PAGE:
|Publication number||US7984118 B2|
|Application number||US 11/011,935|
|Publication date||Jul 19, 2011|
|Filing date||Dec 14, 2004|
|Priority date||Dec 14, 2004|
|Also published as||US20060129986|
|Publication number||011935, 11011935, US 7984118 B2, US 7984118B2, US-B2-7984118, US7984118 B2, US7984118B2|
|Inventors||Fred Henry Boettner, Stephen J. Sullivan, Craig William Moyer, Gary Kraterfield, Robert Kirby, Mark E. Shepard|
|Original Assignee||General Electric Company|
|Export Citation||BiBTeX, EndNote, RefMan|
|Patent Citations (8), Classifications (12), Legal Events (2)|
|External Links: USPTO, USPTO Assignment, Espacenet|
1. Field of the Invention
The present disclosure relates to processing systems. More particularly, the present disclosure relates to multiple computers of a control system that acquire signals from and/or supply signals to a machine or a process being monitored or controlled and to methods for configuring the computers.
2. Discussion of the Background Art
Repair of a multiple processor system typically includes steps for the physical replacement of a failed processor and subsequent re-establishment of required configuration information. The configuration information typically provides customization of the software running on each processor. Human interaction typically is needed to determine the correct configuration information to load into the system. The human interaction may be through a hardware jumper selection, the operation of a configuration program, or other methods. In any of these methods, the re-establishment of the configuration information may impede the repair process. For example, the system may be shut down or be unusable while a replacement processor is being substituted for the failed processor. Thus, a problem to be solved is how to re-establish the correct configuration information in the replacement processor.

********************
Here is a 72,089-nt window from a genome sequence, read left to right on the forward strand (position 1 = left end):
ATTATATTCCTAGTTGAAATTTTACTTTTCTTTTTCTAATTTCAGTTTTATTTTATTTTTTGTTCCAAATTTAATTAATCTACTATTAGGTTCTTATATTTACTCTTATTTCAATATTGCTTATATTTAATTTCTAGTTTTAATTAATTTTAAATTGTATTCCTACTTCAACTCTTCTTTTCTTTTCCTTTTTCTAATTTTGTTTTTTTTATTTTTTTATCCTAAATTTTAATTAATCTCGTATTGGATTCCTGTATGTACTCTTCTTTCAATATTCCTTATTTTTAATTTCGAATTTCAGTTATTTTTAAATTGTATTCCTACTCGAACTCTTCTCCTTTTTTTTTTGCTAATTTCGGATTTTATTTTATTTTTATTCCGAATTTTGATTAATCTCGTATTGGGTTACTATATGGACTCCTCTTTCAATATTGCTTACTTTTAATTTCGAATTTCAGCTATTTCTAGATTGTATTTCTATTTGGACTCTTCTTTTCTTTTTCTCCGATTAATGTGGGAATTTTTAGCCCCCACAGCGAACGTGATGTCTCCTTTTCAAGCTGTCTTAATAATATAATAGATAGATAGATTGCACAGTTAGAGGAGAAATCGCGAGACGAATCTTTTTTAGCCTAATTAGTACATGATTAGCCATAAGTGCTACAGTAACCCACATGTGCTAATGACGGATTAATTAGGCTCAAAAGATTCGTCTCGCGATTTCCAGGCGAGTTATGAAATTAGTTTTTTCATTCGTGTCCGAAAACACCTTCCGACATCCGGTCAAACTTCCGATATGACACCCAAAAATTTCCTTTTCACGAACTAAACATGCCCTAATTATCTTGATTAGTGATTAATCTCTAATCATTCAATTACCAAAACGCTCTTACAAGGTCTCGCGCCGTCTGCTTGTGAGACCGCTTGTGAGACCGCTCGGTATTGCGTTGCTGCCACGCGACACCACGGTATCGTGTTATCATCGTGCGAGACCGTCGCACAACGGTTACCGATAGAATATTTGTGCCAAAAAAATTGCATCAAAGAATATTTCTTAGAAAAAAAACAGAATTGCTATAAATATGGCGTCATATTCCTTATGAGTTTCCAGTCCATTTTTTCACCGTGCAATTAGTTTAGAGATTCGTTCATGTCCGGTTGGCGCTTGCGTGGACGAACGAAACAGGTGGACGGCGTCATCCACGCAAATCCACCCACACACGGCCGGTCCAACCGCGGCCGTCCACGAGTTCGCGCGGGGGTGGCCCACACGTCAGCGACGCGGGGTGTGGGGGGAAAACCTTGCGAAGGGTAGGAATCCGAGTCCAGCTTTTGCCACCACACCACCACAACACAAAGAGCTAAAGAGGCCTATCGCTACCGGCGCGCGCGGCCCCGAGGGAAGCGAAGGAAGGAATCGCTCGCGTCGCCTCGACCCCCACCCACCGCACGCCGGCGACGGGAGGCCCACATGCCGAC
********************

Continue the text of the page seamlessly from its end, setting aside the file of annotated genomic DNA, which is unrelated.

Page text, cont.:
Accordingly, there is a continuing desire for a multiple processor system in which a processor can be configured without the need for human intervention.
Also, there is a desire for continued operation of a multiple processor system during the time that a failed processor is being removed and a replacement processor is being installed.
The disclosure describes a technical solution to the problem of how to re-establish the correct configuration in a replacement computer. The technical solution is an arrangement by which the configuration data, once initially established, is saved based on a relationship of a connecting location of a failed computer to an interface. A replacement computer reads a unique identifier associated with the location, which is used to access the configuration data. This solution results in an automated configuration process for the replacement computer and eliminates the possibility of a system failure due to improper configuration of a replacement computer.
A first method embodiment configures a first computer by obtaining a location identifier from an interface that is connected to the first computer. The location identifier is provided to a second computer. The first computer is configured with configuration data provided by the second computer, the configuration data including a network address for the first computer that is related to the location identifier.
A second method embodiment configures a control computer, by assigning a network address to the control computer based on a location identifier of a connection of the control computer to an interface with a controlled and/or monitored process or machinery. A relationship of the location identifier with the network and a configuration data is saved. The configuration data is provided to the control computer.